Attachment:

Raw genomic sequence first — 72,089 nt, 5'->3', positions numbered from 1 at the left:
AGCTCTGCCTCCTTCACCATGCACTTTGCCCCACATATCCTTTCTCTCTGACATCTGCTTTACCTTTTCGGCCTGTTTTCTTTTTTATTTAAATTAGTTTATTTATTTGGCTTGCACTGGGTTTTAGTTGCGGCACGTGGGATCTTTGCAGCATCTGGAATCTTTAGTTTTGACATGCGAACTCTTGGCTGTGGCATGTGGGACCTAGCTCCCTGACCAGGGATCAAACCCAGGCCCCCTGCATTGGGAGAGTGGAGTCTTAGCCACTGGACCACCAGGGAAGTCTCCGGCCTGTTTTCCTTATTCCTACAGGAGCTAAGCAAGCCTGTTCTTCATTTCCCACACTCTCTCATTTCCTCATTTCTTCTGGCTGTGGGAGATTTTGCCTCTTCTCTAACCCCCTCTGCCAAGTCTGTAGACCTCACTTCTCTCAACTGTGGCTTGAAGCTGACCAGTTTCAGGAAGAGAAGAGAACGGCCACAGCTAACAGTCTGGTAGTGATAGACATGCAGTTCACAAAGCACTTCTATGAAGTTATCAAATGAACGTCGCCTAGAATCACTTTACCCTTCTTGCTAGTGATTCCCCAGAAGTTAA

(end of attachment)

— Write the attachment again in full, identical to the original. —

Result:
Raw genomic sequence first — 72,089 nt, 5'->3', positions numbered from 1 at the left:
AGCTCTGCCTCCTTCACCATGCACTTTGCCCCACATATCCTTTCTCTCTGACATCTGCTTTACCTTTTCGGCCTGTTTTCTTTTTTATTTAAATTAGTTTATTTATTTGGCTTGCACTGGGTTTTAGTTGCGGCACGTGGGATCTTTGCAGCATCTGGAATCTTTAGTTTTGACATGCGAACTCTTGGCTGTGGCATGTGGGACCTAGCTCCCTGACCAGGGATCAAACCCAGGCCCCCTGCATTGGGAGAGTGGAGTCTTAGCCACTGGACCACCAGGGAAGTCTCCGGCCTGTTTTCCTTATTCCTACAGGAGCTAAGCAAGCCTGTTCTTCATTTCCCACACTCTCTCATTTCCTCATTTCTTCTGGCTGTGGGAGATTTTGCCTCTTCTCTAACCCCCTCTGCCAAGTCTGTAGACCTCACTTCTCTCAACTGTGGCTTGAAGCTGACCAGTTTCAGGAAGAGAAGAGAACGGCCACAGCTAACAGTCTGGTAGTGATAGACATGCAGTTCACAAAGCACTTCTATGAAGTTATCAAATGAACGTCGCCTAGAATCACTTTACCCTTCTTGCTAGTGATTCCCCAGAAGTTAA